God doesn’t want us to recite our prayers. Some might point to The Lord’s Prayer in either Matthew 6:9-13 or Luke 11:2-4. Again, The Lord’s Prayer is only a template illustrating simplicity and conciseness when we pray. Also, some churches today have their congregations say scripted words and prayers, but Jesus is telling us not to do that or else we risk falling into repeated, thoughtless speech.

What God would rather us do is talk less and listen more. We should offer our praise and make our requests, but then we need to be silent and give God a chance to respond. If we don’t, we are talking “at” Him. This is not how Jesus wants to build a relationship with us.

Like any friendship or parent-child relationship, God wants to interact with us and be close to us. We need to practice listening more to Him instead of talking on and on without thinking.

The “Do” of Praying

So, what should we do when we pray? We know we need to listen more, but that can be tough in a busy house or a compelling church service on a schedule. Jesus knows we have this problem, so in verse six of Matthew 6 He tells us what to do.

“When you pray, go into your room, and when you have shut your door, pray to your Father who is in the secret place, and your Father who sees in secret will reward you openly.” NKJ

Jesus is telling us to pray privately in a room with the door shut. No noise, no distractions, just you and God spending time together. He loves to talk privately with us in a secret place.Find a secret place for your prayer time so you can be alone with God.

Your secret place can be any room in your house or wherever you are. I’ve been known to pray in the shower or even while I’m sitting in the carline at my sons’ school. Praying behind closed-doors is best, but I’m a big fan of praying wherever you are that has as few distractions as possible. No kids, no phone, no pets…just you and God.

God is all-knowing. He knows your secret place, and He sees and hears you there when you pray. He promises to reward us openly, out in public, when we treasure our private prayer time with Him.

How to Pray

So, we know we shouldn’t conduct grand prayers in public, we know not to be a “chatty Cathy” with God because He doesn’t want to be talked “at.” Instead, we know should go into a secret place to pray quietly with no distractions.

But, when we get to our secret place, then what? We’re down on our knees ready to go, but when we open our mouths the words are suddenly hard to find. I often have this problem, and I don’t know why. Over time, though, I’ve learned three steps I can follow that help me get through the awkwardness of silence.

Step 1: Humble Yourself

If you’re going to get alone with God in a secret place, first you need to humble yourself and feel your need to be with your heavenly Father. The proper attitude and mindset are essential for effective prayer time.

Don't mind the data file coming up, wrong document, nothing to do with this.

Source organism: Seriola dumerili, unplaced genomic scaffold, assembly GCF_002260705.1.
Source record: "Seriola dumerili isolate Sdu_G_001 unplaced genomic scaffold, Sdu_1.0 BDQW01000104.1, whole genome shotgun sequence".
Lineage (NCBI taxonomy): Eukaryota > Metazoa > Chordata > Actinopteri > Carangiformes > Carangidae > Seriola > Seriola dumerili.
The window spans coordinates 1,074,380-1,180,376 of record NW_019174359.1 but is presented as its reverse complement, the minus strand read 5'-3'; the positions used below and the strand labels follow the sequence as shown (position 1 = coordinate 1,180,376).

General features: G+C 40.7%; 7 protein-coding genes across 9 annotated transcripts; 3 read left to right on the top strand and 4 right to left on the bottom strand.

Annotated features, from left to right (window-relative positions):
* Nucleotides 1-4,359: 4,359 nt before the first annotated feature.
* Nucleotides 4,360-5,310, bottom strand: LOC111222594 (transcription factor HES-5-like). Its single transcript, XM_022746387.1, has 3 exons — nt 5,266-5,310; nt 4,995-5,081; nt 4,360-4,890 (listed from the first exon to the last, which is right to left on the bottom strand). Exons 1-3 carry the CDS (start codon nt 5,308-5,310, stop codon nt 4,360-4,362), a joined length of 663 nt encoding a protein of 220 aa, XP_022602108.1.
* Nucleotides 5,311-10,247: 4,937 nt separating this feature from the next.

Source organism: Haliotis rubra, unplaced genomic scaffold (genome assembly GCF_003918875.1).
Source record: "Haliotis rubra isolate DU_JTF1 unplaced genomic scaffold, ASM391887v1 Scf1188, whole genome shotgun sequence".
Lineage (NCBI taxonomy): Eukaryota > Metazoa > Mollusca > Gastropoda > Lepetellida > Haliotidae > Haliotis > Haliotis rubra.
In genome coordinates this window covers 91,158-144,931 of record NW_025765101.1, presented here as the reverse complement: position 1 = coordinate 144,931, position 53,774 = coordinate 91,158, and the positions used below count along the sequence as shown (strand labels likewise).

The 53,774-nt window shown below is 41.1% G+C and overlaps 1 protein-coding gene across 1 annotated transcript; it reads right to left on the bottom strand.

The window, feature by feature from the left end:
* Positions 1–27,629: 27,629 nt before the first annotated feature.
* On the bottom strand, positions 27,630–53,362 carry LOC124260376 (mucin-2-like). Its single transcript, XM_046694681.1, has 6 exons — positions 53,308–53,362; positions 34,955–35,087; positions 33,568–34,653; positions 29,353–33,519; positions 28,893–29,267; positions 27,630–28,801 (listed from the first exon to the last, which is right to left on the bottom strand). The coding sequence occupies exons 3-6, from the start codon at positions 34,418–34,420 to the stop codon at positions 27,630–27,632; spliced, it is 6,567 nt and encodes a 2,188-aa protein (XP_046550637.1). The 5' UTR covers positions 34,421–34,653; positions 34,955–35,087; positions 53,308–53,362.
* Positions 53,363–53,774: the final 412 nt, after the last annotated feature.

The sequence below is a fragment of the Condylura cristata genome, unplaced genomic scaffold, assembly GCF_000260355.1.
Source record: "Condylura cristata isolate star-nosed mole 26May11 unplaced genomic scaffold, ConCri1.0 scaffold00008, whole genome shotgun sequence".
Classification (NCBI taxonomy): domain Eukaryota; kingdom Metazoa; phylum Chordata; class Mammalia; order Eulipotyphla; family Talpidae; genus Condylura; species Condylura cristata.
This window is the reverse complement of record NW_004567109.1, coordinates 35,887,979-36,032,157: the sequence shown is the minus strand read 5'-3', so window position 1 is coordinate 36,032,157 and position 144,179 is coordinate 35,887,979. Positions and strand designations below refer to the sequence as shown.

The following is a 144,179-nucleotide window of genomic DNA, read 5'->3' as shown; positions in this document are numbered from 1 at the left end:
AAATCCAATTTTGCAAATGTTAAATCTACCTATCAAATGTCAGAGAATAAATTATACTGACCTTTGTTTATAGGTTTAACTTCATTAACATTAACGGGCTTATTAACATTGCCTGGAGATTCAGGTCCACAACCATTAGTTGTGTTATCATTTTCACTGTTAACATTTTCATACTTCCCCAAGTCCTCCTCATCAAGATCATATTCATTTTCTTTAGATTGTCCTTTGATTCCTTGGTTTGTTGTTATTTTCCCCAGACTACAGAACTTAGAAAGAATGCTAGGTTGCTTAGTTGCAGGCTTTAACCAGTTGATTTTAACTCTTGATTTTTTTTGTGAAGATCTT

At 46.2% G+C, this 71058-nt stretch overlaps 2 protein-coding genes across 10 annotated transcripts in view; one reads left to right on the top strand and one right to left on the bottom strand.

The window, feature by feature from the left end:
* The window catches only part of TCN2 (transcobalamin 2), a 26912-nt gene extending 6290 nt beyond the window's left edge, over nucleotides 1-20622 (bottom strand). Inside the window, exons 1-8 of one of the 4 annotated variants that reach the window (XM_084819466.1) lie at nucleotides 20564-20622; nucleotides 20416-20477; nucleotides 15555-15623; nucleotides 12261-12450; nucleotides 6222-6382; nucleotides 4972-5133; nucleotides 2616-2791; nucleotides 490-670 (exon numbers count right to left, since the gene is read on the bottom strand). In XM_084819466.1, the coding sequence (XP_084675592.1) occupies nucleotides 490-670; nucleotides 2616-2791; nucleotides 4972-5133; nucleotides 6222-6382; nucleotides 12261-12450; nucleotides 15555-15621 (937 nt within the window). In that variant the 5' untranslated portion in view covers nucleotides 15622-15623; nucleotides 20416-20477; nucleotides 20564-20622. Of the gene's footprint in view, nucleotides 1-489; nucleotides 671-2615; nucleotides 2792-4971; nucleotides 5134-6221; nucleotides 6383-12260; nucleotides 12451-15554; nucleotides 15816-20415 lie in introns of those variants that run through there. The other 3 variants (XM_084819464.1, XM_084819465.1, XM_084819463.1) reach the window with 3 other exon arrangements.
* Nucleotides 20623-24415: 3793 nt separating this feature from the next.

So, take a deep breath and relax. Lean into the quiet and allow the Holy Spirit to help you focus on God and the conversation you’re about to have with Him.

Step 2: Call His Name

In The Lord’s Prayer, Jesus begins by saying, “Our Father, who is in heaven, holy is Your name.” If this is how Jesus talks to His Father, so should we. Open your prayer time by calling the Father’s name and offering praise.

Sometimes when I pray, I don’t really know what to say, so I simply call His name. I just say, “Father.” Just saying His name gives me instant peace and calm as I enter His presence. The cares of the day begin to melt away knowing I’m connecting with the One who truly loves me unconditionally.

I know a great song on Christian radio that says when you don’t know what to say, just say Jesus. I love that song! It’s so true. Just call His name and He will respond with His love and attention.Call to the Father in prayer then stop to listen. He will respond to you when you are still.

Step 3: Be Still

Jesus told us in Matthew 6:7 that we shouldn’t go on and on when we pray. Instead, we should be still and listen to God. We can’t hear what He has to say if we keep talking.

So, be still. Soak in His presence and allow it to transform your mind. Listen to His response to you. It may not be words you hear but perhaps a spiritual feeling. Either way, you’ll understand what Jesus said in Matthew 6:8.

“Therefore, do not be like them. For your Father knows the things you have need of before you ask Him.” NKJ

If you need verbal confirmation, God will give it to you. If you need a big hug of reassurance, He will give it to you. He knows exactly what you need even before you did. All you need to do is be still and listen. He will respond to you in the exact way you need it most.

Make prayer a priority in your daily life. Find your secret place, call to the Lord, and listen for His response. Spending time daily with God will transform your entire walk with Him. You’ll feel closer and more loved than ever before.